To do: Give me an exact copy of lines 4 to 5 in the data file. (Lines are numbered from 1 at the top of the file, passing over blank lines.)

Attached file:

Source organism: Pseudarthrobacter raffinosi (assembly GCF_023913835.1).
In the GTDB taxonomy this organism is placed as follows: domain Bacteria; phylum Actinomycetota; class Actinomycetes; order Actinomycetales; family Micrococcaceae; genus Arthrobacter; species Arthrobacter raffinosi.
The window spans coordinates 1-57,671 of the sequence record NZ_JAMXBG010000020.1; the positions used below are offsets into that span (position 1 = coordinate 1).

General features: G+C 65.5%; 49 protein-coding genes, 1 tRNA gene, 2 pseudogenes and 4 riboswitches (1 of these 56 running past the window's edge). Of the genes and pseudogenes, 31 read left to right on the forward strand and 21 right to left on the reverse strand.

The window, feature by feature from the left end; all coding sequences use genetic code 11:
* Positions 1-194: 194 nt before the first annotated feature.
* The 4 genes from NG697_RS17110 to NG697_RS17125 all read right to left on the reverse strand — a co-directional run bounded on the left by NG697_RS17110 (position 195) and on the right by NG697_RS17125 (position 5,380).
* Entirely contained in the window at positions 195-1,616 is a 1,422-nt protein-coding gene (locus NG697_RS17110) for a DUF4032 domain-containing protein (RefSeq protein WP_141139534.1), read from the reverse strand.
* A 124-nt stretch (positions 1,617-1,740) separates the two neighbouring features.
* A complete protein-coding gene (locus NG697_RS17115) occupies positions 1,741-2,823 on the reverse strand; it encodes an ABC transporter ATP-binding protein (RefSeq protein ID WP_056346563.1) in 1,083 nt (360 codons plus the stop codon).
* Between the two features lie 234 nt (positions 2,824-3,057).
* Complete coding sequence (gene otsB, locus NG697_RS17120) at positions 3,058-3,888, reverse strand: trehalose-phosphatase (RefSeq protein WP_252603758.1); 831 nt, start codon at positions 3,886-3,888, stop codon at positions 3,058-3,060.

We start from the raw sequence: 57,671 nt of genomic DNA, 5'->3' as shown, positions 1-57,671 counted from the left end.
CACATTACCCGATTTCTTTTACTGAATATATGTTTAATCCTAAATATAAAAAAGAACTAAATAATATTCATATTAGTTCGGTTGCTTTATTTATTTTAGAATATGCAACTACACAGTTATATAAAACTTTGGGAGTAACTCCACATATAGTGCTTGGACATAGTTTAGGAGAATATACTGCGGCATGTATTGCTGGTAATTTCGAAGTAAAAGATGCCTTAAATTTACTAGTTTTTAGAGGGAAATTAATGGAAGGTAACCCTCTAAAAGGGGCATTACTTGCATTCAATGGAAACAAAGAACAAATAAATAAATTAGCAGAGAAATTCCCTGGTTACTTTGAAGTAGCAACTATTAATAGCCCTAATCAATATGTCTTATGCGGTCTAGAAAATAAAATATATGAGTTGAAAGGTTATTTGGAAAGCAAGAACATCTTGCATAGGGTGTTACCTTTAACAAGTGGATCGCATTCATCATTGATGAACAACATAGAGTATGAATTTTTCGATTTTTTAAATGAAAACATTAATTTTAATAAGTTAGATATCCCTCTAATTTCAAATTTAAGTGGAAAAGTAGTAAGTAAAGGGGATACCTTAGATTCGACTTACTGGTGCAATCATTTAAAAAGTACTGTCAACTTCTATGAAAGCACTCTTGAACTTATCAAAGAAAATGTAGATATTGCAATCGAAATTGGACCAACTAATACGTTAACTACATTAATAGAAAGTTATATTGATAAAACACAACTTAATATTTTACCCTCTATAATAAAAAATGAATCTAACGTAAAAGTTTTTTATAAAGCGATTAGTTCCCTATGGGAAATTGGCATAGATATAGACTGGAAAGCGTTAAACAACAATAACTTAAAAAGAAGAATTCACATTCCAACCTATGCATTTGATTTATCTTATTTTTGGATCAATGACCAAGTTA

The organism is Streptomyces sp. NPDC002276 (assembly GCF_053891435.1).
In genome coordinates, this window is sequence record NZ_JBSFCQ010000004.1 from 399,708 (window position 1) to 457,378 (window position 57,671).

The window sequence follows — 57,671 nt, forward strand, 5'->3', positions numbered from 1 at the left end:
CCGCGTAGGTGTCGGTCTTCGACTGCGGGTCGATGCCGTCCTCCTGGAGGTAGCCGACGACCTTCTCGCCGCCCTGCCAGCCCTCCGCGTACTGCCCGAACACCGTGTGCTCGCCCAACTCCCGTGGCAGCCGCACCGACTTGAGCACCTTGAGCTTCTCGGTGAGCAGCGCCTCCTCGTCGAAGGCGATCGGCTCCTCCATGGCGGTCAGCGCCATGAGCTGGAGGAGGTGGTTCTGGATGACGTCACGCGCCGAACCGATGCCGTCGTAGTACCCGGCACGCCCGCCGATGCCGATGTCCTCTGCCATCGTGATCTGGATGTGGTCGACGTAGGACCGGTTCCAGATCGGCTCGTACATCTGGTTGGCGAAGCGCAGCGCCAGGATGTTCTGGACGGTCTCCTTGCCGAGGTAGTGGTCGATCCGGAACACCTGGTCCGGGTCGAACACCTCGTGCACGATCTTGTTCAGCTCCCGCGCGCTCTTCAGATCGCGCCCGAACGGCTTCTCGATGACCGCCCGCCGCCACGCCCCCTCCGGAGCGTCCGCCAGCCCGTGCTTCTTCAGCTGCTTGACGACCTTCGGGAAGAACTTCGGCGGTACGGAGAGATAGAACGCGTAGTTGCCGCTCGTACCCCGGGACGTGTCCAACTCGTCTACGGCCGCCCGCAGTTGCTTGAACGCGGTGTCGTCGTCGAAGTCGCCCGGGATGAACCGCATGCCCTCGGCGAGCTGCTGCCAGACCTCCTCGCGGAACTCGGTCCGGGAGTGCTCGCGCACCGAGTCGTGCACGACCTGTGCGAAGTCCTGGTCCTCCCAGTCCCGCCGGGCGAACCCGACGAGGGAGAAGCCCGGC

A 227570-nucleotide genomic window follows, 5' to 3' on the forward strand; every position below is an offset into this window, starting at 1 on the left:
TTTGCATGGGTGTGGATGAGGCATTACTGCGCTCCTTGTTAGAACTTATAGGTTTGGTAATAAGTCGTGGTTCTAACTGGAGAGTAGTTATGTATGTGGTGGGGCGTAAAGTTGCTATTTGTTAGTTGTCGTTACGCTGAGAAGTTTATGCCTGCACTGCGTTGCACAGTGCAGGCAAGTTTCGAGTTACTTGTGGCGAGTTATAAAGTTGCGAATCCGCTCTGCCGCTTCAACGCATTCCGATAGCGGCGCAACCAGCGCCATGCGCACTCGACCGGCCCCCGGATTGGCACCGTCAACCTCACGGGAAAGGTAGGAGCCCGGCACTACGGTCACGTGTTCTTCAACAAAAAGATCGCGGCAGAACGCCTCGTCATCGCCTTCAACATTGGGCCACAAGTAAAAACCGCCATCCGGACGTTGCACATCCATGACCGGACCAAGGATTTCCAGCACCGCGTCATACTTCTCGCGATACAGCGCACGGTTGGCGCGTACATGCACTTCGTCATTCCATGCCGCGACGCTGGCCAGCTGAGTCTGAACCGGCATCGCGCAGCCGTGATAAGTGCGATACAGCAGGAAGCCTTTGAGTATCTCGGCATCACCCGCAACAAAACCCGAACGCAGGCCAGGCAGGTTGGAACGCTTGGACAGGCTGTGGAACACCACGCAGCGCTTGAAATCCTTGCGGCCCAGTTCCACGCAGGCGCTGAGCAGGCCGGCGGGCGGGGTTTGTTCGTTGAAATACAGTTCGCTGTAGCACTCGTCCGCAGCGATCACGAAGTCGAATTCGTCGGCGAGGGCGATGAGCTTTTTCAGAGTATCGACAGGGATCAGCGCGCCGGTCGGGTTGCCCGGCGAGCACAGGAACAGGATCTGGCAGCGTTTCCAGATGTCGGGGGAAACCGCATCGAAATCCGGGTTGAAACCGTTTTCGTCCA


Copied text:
General features: G+C 65.5%; 49 protein-coding genes, 1 tRNA gene, 2 pseudogenes and 4 riboswitches (1 of these 56 running past the window's edge). Of the genes and pseudogenes, 31 read left to right on the forward strand and 21 right to left on the reverse strand.

The window, feature by feature from the left end; all coding sequences use genetic code 11: